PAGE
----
When Lyndon Johnson came to office, there were only about 16000 advisers in Vietnam, but he would raise the number of combat soldiers to almost 50000 by the late 1960s. He increased the number of bomber missions in the hope of crushing the spirit of the Vietnamese. Not only was the cost in lives was enormous, but also in infrastructure, as bridges, dams and building were destroyed. Such destruction put a stop to any development projects by the Vietnamese. One of the consequences of such a massive bombing was the scarring of the landscape whereby huge holes were made across the country creating impediments to agricultural development. One of the more tragic episodes of the Vietnam War was the authorization to use a weed killer to defoliate trees and shrubs in the hope of uncovering supply routes used by the Vietnamese. It was code-named Agent Orange and was sprayed from planes flying over jungles. It was a pesticide and was never thought of as being dangerous to the health of humans. Protests quickly grew as claims were raised that it was causing various forms of cancer in both Vietnamese civilians and American soldiers, and recently studies have slowly tended to support such views. The psychological success but military failure of the North Vietnamese’s Tet offensive in 1968started the American military withdrawal process. In a major reversal, Johnson stopped increasing troops and thought of ways to extricate himself and his country from Vietnam. The failure of Johnson to realize that the war was based on the desire of independence of a people at all costs meant that regardless of how many military victories were achieved, the war never ended. It has been a standing law in American politics to not bring back soldiers in body bags as it is politically damaging. Every death was a nail in Johnson’s political coffin. The chant ‘How, Ho Chi Minh’ shouted by American protesters must have been devastating to Johnson as they cheered his opponent in a war that he supported.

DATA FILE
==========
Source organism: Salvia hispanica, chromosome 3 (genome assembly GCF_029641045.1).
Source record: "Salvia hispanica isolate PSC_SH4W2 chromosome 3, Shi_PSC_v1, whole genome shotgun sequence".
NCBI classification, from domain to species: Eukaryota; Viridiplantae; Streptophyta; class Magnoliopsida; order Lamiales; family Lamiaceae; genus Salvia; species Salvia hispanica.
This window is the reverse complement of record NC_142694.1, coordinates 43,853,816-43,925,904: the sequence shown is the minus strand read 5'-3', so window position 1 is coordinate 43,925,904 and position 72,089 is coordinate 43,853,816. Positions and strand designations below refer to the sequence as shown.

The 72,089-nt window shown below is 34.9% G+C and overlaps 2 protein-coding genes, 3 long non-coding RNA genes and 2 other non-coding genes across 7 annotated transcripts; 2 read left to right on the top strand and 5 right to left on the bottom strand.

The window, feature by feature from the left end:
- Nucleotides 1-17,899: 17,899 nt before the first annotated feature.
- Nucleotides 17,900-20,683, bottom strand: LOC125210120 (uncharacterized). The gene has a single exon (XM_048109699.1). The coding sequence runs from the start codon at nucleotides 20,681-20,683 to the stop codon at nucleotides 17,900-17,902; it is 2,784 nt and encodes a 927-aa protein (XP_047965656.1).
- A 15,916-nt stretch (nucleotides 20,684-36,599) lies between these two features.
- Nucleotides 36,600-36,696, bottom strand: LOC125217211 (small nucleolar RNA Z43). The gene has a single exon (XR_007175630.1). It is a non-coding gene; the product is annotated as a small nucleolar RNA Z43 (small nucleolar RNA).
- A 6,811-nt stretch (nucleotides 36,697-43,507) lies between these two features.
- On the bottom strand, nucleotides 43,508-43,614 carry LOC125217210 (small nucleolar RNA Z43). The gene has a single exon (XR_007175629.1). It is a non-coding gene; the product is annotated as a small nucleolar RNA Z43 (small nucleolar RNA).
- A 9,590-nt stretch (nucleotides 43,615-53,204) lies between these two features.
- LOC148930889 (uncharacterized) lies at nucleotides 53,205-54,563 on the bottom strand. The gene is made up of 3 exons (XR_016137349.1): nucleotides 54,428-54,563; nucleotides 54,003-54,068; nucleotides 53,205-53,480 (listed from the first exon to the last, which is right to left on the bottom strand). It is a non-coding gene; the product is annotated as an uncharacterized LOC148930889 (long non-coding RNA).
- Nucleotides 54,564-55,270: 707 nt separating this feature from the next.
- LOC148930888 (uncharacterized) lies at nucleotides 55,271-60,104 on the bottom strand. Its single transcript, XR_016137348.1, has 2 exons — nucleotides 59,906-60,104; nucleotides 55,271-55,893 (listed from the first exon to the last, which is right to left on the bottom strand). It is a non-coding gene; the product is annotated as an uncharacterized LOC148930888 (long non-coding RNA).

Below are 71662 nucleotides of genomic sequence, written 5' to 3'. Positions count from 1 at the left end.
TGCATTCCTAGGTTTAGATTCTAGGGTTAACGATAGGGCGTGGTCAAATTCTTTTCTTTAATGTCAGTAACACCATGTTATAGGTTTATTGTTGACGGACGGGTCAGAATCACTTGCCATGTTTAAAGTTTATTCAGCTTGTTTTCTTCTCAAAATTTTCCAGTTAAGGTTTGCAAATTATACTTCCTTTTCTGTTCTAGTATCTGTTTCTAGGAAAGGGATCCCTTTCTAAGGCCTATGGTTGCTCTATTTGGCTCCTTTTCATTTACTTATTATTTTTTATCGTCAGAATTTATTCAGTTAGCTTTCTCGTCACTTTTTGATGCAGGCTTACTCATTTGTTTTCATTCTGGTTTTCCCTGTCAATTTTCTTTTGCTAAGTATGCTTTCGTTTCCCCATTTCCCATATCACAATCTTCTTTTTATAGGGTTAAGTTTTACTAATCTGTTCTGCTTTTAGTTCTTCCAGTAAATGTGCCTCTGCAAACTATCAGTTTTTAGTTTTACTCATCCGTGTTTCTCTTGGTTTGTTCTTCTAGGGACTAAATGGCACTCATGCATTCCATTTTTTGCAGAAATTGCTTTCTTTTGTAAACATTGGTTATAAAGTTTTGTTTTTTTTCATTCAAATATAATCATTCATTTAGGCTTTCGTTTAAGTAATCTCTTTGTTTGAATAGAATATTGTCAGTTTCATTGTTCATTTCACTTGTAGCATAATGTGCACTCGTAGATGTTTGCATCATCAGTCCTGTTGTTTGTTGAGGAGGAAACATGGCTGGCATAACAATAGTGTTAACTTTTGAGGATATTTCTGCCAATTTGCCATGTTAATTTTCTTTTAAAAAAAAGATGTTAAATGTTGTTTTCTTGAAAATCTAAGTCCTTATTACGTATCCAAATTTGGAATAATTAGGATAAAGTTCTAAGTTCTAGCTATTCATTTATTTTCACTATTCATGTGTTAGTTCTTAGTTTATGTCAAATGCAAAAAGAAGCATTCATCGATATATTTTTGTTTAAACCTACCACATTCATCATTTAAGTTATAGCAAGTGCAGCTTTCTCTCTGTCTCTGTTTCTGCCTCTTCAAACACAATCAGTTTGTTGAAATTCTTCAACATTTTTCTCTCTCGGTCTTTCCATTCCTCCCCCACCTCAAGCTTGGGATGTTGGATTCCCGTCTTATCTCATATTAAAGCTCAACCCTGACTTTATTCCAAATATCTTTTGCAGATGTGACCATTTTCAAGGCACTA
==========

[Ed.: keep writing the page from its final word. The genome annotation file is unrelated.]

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In other areas of the gloomy world of the Cold War, Johnson was quite forward thinking and deserved credit. The close call of nuclear destruction during the Cuba Missile Crisis meant that a special red phone line was installed so that the leaders of the United States and Soviet Union could talk to each other quickly. To accelerate communication and travel, a new air route was installed between Moscow and New York City. His meeting with Premier Kosygin in June 1967 was another in a recent line of summits between American and Soviet leaders, and their discussions led to proposals to reduce the development of nuclear weapons, which later grew into the Treaty on the Non-Proliferation of Nuclear Weapons ratified internationally in March 1970, but unfortunately as this was passed by the American Senate in 1969 after Johnson had left office, much of the credit went to his successor, Richard Nixon. This agreement was one of the first major limitations of nuclear use and was the father of the Strategic Arms Limitation Talks, otherwise known as SALT.
According to ancient Egyptian mythology, the soul of every person was weighed measuring his or her good and bad deeds to decide their place in the Afterword. This view has both negative and positive aspects as every action has a value, but one huge good or bad act can outweigh a lot of small bad or good ones. Depending on whom you ask, both the Vietnam War and the ‘Great Society’ can be either, but prosecuting an unnecessary war is hard to defend, while programs designed to help the needy is so much easier to do so. The war in Vietnam failed to achieve any of its objectives of liberating people and extending American power in the region, while the ‘Great Society’ opened American society to new levels and made more people feel part of it.
In this regard, a very simple description of Lyndon Johnson’s place in history is that he was a divisive figure. He was the author of two ‘great’ things in American society; firstly the ‘Great Society’ and secondly the Vietnam War, although the present use of the term ‘great’ is in its sense of social grandeur and socially revolutionary. He is remembered affectionately and hated deeply for each of them, but not always in the way that some of us might think. It is a mark of this divisiveness, which he himself recognized, that he stepped aside from running again as president in March 1968. His successor as president was Richard Nixon.
Morris, Errol. The Fog of War. DVD. Columbia Tri Star, 2004.
Johnson, Lyndon. The Vantage Point: Perspectives of the Presidency, 1963-1969. Holt, Rinehartand Winston, 1971.
Caro, Robert A. Master of the Senate: the years of Lyndon Johnson. Cape, 2002.
Bernstein, Irving. Gunsor Butter: the presidency of Lyndon Johnson. Oxford University Press, 1995.
Dallek, Robert. Flawed Giant: Lyndon Johnson and his times, 1961-1973. Oxford University Press,1998.